Campbell, trumpeter, learned from greats of the avant-garde

By Nate Chinen / New York Times News Service

Roy Campbell Jr., who carried the soulful swagger of hard-bop trumpet into the jazz avant-garde, of which he became a pillar, died Jan. 9 at his home in New York. He was 61.

The cause was hypertensive atherosclerotic cardiovascular disease, said his sister, Valerie Campbell Morris, his only immediate survivor.

Campbell was a proud heir to the legacy of 1960s free jazz as established by trailblazers like the saxophonist Albert Ayler, the pianist Cecil Taylor and the trumpeter Don Cherry, the latter one of Campbell’s idols. Combining a pugnacious sound with an open-minded approach, Campbell worked with an array of colleagues in that lineage.

He was a fixture at the Vision Festival in New York, an annual celebration of avant-gardism and recorded his most recent album, “Akhenaten Suite,” in concert there in 2007.

As a composer and bandleader he favored strong rhythm and folkloric texture, putting those elements together in Tazz, an energetic quartet featuring piano, bass and drums, and Pyramid Trio, with the bassist William Parker and a succession of drummers. “Ethnic Stew and Brew,” a Pyramid Trio album released on Delmark in 2001, was one of Campbell’s most critically acclaimed.

For more than 20 years, off and on, he also stood front and center in Other Dimensions in Music, a ruggedly spontaneous band with Daniel Carter on reeds and flute (and sometimes trumpet), Parker on bass and Rashid Bakr on drums. He held a similar role as a member of the Nu Band, as well as in ensembles led by Parker, the pianist Matthew Shipp and the guitarist Marc Ribot.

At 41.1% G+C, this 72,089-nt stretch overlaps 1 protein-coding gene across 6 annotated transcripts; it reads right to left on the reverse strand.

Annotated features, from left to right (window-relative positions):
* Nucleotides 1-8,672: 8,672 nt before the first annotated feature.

Roy Sinclair Campbell Jr. was born in Los Angeles on Sept. 29, 1952, and raised from the age of 2 in New York. His mother, Erna Arene Forte Campbell, worked at a public school in New York; his father was a Wall Street communications specialist and a trumpeter himself. The younger Campbell began his musical training on piano and also learned flute and violin.

The trumpet became his focus during his senior year in high school, and from then on he moved quickly. Through the nonprofit music-outreach organization Jazzmobile, he studied with Lee Morgan, Kenny Dorham and Howard McGhee — assertive trumpeters from different points on the bebop spectrum. He majored in trumpet at the Borough of Manhattan Community College, where he also studied theory and composition with the esteemed multireedist Yusef Lateef, who died last month at 93.

Campbell formed his first band, Spectrum, at 20, and began playing widely as a sideman, notably with Ensemble Muntu, a fixture on New York’s 1970s loft-jazz scene. He released his debut album, “New Kingdom”, in 1992, around the time he ended a two-year stint in the Netherlands.